How To Select a First Ultramarathon

iRunFar.comFirst off, with a few exceptions there are no bad first ultras. A flat road course would more closely resemble the races most runners are most familiar with while a more arduous mountain race would provide more walking breaks and the scenery would lift your flagging spirit from time to time.

One could consider many factors in choosing a first ultra. If I were to suggest one as most useful it would be familiarity. This familiarity can be either preexisting or learned. If you are fortunate enough to live where that are mountain trails out your back door and there’s a race on those trails, run it! If, like me, you live within an hour or two of trails that are home to ultras, consider one of those races. You don’t need to run the race course every day to know it well. Rather, consider making the course the site of some of your long training runs.

If you don’t live near or can’t get to any ultra locations, consider talking to others who have run ultras. Find out as much as you can about a particular race. (In fact, this is a good idea even if you can run some or all of the course before race day.) Even if you’ve run for years, it’s great to know strategies for approaching the course on race day, to know where to be prepared for the heat or the cold, or to know how much water you should carry between particular aid stations. Before my first 100 miler (Western States 2004), I went to a briefing three of my clubmates put on. Before ever arriving in Squaw Valley, I felt like I was veteran of the race. I knew the course and how to approach it. Learn from those who have gone before you.

Now that you’ve chosen a first ultramarathon, read our guide on Ultramarathon Training.

There are 10 comments

  1. KC

    Great post. I look forward to reading more in the "series." It's always heartening to hear that you faster runners do some of the same things we slower runners do, although on a smaller scale. I always thought the front-runners ran EVERYTHING, so it's eye-opening to read that you too take a walk break here and there.Glad to hear your fast-packing adventure is coming along.

  2. Trail Goat

    KC, Glad you've found my blog and found it useful as well. :-) Please let me know if there's anything else you'd find helpful whether it be related to what I've already posted or something else entirely.Well, if I'm a "faster runner," then, yup, we walk. Based on first hand knowledge, I can assure you that even record setting efforts at mountain hundreds see their fair share of walking. I certainly enjoy walking breaks in my ultras and it's one reason that I generally prefer mountain racing over flat ultras.

  3. Chris

    Bryon, any comments on good ultra's in the VA area to begin with? I'm targeting Holiday Lake 50K++ as my first foray past 26.2. Also, any information on fuel management during the race would be most helpful! Keep up the great work.Mark and I are getting together to try and get a Spring 24 HR race in Richmond, so I'll let you know how the planning goes!

  4. Trail Goat

    Chris, As always, Horton puts on a good race with Holiday Lake. Just know that it's a ton of running! The HAT Run 50k in northern Maryland at the end of March is another good ultra for first timers. I like HAT enough that it's the only race I've run every year since I started ultrarunning. I've already entered HAT for 2008, which will be my 6th running.As I mentioned in the post, I don't think there are many bad first ultras. I think this is especially true with 50ks. My first ultra was Horton's Promise Land 50k. While I counted the climb up Apple Orchard Falls late in the race as the most humbling athletic experience in my life until being crushed by the final 25 miles at Wasatch four years later, I appreciated the opportunity all the hills gave me to walk.As for fueling, I certainly plan on posting on the subject. It'll be one of the entries in the iRunFar Ultramarathon Guide.Good luck with the spring 24 hour race. I'd be careful not to conflict with the Athletic Equation 24 hour race held in Prince William Forest in late April. http://www.athletic-equation.com/Endurance-Events… . I think there is interest out there for 24 hours runs, but not so much that having multiple events on the same or consecutive ideas would be good for either race. Please let me know how the planning goes!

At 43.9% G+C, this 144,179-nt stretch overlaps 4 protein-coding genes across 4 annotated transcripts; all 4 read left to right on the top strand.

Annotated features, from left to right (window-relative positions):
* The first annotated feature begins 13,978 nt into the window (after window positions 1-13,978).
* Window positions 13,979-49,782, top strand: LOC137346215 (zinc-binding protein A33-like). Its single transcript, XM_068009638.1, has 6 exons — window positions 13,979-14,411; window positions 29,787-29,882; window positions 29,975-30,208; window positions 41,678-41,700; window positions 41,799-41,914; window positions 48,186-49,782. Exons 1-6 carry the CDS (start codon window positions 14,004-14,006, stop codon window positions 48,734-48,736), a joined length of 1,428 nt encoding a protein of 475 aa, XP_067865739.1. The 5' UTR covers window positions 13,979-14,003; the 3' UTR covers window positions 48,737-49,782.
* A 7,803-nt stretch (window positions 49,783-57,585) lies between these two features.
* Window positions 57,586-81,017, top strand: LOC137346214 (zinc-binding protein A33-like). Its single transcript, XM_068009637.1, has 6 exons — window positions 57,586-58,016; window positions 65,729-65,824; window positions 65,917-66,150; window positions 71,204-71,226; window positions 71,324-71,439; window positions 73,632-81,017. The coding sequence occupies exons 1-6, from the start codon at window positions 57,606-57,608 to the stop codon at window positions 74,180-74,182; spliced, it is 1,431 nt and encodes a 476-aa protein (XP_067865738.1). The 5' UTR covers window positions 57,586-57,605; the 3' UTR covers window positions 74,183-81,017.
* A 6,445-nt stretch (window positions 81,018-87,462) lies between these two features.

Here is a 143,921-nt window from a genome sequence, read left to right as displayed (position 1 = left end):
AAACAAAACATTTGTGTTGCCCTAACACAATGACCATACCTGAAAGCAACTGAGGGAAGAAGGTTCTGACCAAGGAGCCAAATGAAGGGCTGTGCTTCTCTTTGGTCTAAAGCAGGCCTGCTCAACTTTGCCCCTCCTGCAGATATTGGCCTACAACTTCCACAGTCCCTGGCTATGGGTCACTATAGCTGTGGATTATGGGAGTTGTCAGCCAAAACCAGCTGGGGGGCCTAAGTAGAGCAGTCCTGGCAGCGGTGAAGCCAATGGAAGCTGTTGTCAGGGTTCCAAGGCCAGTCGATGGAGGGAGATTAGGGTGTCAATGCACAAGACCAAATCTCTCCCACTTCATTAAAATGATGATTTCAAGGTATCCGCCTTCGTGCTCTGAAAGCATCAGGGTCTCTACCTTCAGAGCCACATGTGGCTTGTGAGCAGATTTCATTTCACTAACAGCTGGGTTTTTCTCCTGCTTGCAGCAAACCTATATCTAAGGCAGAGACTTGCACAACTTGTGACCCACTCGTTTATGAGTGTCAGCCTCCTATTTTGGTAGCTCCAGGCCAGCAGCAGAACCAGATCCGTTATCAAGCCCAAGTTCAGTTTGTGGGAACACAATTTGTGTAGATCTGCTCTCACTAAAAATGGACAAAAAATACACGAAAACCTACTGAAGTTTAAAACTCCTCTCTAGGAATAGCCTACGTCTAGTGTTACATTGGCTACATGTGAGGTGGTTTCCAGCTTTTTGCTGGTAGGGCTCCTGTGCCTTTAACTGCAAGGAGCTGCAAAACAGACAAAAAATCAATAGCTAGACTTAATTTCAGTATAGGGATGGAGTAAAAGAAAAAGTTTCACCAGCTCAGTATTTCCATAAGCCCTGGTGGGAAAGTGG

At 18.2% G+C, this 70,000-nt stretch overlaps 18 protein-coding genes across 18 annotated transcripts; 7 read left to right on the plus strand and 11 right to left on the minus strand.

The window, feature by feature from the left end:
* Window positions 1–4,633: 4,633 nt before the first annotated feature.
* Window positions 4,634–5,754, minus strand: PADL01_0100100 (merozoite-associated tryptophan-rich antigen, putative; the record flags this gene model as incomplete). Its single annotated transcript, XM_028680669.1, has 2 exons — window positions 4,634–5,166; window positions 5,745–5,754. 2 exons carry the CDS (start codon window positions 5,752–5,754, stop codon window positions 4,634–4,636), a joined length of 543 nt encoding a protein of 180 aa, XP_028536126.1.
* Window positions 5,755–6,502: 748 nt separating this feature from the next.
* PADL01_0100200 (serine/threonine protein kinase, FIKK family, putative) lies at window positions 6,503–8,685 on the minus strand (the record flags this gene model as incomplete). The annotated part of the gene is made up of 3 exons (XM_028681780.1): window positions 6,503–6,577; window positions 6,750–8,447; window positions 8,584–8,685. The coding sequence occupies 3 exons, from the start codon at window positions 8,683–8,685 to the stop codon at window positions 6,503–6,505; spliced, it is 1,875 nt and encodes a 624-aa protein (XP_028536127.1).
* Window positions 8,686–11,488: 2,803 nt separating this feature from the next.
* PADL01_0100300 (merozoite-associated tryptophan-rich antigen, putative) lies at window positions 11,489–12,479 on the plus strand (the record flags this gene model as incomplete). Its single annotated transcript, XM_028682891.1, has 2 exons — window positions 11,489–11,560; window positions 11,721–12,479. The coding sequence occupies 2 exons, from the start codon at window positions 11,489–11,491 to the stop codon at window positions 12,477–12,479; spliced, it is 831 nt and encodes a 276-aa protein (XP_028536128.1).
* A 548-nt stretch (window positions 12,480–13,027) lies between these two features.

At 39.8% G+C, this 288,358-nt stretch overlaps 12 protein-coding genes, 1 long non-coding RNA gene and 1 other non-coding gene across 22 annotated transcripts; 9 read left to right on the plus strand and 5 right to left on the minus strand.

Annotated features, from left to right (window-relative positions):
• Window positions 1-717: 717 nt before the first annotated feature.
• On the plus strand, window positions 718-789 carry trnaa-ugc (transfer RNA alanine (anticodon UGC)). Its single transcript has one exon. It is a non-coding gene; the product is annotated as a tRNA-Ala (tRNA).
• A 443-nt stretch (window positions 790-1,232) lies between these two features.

5. See Zanne Run

    love this site – i'll be coming back often. i just ran my third marathon and am ready for a change – i've never done any trail running but am dying to try (as soon as i get over a minor but nagging post-marathon ITB issue!) and have been trolling the internet looking for fall 2008 ultras. i can't wait to find the race, put in on my calendar & start training. after my last very hilly marathon (and a BQ attempt) – i am looking forward to running the sort of race where walking the uphills is actually encouraged, yes?

  6. Julianne

    Hi ByronI just signed up for my first AR 50, on April 4th. I am trying to find as many blogs about it as possible to prepare. I can't find anything using your search feature on irunfar. Do you have an entry written about the race?Thanks!JW

  7. Bryon Powell

    Hi Julianne,The reason you can't find another on iRF about the AR50 is because there's nothing here on the race. While I've been on part of the course, I've never run the race.Best of luck,Bryon

  8. Julianne

    Ha ha. Good reason. Fair enough. It might be one you should ask a contributor to do for you, since it is so well known as a "first 50".

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